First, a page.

The vibration data acquisition conditions (lines 19, 20) are defined as on each vibration change in state condition. The vibration data acquisition condition also includes instructions that position and time data is also to be acquired and stored along with the vibration data The temperature data acquisition conditions (lines 21, 22) are defined as on each temperature change in state condition and every five minutes thereafter while the temperature is greater than 40 degrees F. The temperature data acquisition condition also includes instructions that position and time data is also to be acquired and stored along with the temperature data. The self-test-pass data acquisition conditions (lines 23, 24) are defined as on each self-test-pass change in state condition. The self-test-pass data acquisition condition also includes instructions that position and time data is also to be acquired and stored along with the self-test-pass data The self-test-pass data may include information identifying elements of the tracker tag that were tested and corresponding passing results. The self-test-fail data acquisition conditions (lines 25, 26) are defined as on each self-test-fail change in state condition. The self-test-fail data acquisition condition also includes instructions that position and time data is also to be acquired and stored along with the self-test-fail data The self-test-fail data may include information identifying elements of the tracker tag that were tested and corresponding passing or failing results. There are no paging instructions for any data acquisition conditions (line 27). A paging instruction could be added for any or all data acquisition conditions.

Lines 2839 define three data download conditions and two page instructions. There are no data download conditions for position (line 29), time (line 30), and self-test-pass (line 35) in this exemplary embodiment. There are data download conditions associated with vibration, temperature, and self-test-fail change in state conditions. Each data download condition identifies a change in state condition to which it is related and provides additional instructions for the download of certain types of data. The vibration data download conditions (lines 31, 32) are defined as on each vibration change in state condition and every eight hours thereafter while the engine is running. The vibration data download condition also includes instructions that all stored data (i.e., position, time, temperature, self-test-pass, and self-test-fail) is to be downloaded along with the vibration data The temperature data download conditions (lines 33, 34) are defined as on each temperature change in state condition and every five minutes thereafter while the temperature is greater than 40 degrees F. The temperature data acquisition condition also includes instructions that position and time data is also to be downloaded along with the temperature data The self-test-fail data download conditions (lines 36, 37) are defined as on each self-test-fail change in state condition. The self-test-fail data download condition also includes instructions that position and time data is also to be acquired and stored along with the self-test-fail data.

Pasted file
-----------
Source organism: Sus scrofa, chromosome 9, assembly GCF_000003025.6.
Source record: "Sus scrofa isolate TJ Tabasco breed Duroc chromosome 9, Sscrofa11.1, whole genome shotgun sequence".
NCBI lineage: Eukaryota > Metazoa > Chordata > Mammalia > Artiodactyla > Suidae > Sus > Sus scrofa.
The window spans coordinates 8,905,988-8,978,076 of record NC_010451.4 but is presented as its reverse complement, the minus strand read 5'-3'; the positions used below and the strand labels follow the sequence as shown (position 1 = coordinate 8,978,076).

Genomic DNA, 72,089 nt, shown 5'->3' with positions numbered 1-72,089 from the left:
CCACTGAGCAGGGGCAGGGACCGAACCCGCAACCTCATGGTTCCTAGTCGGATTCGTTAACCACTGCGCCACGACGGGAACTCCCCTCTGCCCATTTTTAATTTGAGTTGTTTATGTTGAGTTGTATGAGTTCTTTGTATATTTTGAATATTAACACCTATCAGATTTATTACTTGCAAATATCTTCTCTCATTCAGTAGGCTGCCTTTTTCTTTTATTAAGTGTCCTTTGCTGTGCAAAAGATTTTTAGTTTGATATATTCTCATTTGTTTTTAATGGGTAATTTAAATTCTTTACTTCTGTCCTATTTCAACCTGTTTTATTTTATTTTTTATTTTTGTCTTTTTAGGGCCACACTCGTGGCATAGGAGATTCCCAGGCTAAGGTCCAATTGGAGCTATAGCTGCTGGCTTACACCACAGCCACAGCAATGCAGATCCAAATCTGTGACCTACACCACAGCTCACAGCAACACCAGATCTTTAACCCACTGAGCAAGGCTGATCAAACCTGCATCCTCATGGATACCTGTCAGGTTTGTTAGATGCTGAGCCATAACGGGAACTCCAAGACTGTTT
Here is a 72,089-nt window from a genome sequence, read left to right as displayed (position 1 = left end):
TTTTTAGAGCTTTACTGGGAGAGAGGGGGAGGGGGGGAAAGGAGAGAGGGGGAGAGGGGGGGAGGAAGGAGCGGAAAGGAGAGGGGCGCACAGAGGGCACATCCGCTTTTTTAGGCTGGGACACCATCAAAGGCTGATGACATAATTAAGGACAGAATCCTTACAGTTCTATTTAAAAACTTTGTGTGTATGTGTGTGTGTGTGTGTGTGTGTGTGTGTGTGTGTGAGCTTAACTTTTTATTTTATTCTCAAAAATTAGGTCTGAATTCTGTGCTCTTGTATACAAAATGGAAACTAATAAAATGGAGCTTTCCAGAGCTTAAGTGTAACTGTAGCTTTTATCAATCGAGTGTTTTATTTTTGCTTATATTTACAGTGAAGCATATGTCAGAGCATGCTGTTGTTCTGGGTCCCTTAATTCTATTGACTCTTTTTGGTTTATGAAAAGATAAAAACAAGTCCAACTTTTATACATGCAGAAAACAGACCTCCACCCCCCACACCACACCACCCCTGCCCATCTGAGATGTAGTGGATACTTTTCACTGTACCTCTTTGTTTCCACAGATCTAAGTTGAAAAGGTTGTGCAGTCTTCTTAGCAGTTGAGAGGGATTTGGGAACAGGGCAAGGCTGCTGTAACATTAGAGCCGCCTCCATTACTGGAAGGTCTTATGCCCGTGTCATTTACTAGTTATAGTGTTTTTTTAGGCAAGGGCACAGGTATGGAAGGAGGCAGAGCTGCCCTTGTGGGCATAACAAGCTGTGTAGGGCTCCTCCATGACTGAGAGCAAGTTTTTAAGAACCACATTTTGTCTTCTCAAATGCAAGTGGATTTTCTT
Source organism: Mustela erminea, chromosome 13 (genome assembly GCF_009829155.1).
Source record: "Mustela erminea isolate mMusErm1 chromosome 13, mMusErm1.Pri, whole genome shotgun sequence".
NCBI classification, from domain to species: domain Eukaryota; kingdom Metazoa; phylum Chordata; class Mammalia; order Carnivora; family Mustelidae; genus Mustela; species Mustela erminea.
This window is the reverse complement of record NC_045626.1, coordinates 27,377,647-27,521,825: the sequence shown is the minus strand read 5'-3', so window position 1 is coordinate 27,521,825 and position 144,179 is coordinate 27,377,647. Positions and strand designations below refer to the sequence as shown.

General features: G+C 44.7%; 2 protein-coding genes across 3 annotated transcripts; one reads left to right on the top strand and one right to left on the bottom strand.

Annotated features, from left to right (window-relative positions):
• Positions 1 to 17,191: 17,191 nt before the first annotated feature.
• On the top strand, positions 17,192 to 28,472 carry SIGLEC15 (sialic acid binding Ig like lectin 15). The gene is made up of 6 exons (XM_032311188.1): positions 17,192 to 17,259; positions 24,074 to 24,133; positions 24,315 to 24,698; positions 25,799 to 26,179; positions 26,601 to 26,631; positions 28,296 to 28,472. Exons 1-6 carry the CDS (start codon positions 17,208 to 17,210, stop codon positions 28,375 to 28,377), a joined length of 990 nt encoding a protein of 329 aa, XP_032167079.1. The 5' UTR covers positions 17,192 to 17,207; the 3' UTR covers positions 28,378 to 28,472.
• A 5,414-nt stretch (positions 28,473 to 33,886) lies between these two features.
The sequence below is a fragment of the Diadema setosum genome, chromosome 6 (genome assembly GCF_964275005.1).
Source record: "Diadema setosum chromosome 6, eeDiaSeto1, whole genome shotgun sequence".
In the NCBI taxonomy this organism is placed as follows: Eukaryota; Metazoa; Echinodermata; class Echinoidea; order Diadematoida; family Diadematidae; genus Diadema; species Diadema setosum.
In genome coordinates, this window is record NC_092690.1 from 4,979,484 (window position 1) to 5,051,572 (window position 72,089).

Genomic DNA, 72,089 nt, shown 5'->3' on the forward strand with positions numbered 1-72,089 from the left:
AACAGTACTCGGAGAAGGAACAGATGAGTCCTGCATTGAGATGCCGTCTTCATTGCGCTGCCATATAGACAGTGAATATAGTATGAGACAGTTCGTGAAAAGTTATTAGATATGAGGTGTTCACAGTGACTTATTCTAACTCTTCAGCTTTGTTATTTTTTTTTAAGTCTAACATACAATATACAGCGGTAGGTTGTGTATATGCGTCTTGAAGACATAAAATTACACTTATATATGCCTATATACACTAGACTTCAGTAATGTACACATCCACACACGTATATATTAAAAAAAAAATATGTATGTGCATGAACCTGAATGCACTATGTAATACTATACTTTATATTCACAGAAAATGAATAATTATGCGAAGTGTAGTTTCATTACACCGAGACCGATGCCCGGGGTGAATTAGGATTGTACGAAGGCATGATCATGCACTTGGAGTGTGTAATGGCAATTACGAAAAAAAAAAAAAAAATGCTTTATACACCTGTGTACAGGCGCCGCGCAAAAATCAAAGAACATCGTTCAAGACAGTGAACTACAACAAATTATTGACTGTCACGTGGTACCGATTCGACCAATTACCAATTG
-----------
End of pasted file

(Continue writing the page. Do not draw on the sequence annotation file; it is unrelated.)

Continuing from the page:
There are two paging instructions for data download conditions. A first paging instruction specifies that user 123 is to be paged for all data download conditions (line 38). User 123, for example, may be someone assigned to monitor all activities associated with the asset to which tracker tag ID 123456789 is attached. Therefore, whenever new position, time, or sensor data is provided to the tracking information server, the appropriate person is paged so that he/she can log in to the tracking information server and review the new data. The monitor can then take appropriate action to coordinate further movement of the asset. A second paging instruction specifies that user 456 is to be paged for self-test-fail data download conditions (line 39). User 456, for example, may be someone assigned to maintain tracker tag ID 123456789. Therefore, whenever new self-test-fail data is provided to the tracking information server, the appropriate person is pages so that he/she can log in to the tracking information server and review the new data. The maintainer can then take appropriate action to coordinate further use of the tracker tag and schedule maintenance based on the nature of the failure.

The various components and processes described above for the tracking system, including the tracker tag and tracking information server, may be implemented in hardware, software, database structures, or in any suitable combination of hardware, software, and database structures.

While the invention has been described in conjunction with exemplary embodiments, it is to be appreciated that many alternatives, modifications and variations will be apparent to those skilled in the art. Accordingly, the embodiments of the invention in the preceding description are intended to be illustrative rather than limiting, of the spirit and scope of the invention. More specifically, it is intended that the invention embrace all alternatives, modifications and variations of the exemplary embodiments described herein.

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Classifications
U.S. Classification340/539.13, 340/539.15, 340/950, 340/985, 340/572.4, 340/539.16, 340/945, 340/948, 701/14, 701/31.4, 701/32.4
International ClassificationG08B23/00, G08B21/02, G02B13/14, G08B13/24, G08G5/00, G08G1/13, G01S1/00, G01S13/88, G01S19/09
Cooperative ClassificationG01S2013/466, G08B13/2462, G06Q10/08, G08B13/24, G08G5/0013, G08B21/0269, G08G5/0082
European ClassificationG06Q10/08, G08B13/24B5T, G08B21/02A21, G08B13/24, G08G5/00F4, G08G5/00A4
Legal Events
DateCodeEventDescription
May 17, 2011FPExpired due to failure to pay maintenance fee
Effective date: 20110327
Mar 27, 2011LAPSLapse for failure to pay maintenance fees
Nov 1, 2010REMIMaintenance fee reminder mailed
Jan 20, 2006ASAssignment
Owner name: ARGO-TECH CORPORATION, OHIO
Free format text: ASSIGNMENT OF ASSIGNORS INTEREST;ASSIGNOR:KOCHIS, GARY;REEL/FRAME:017487/0069
Effective date: 20040506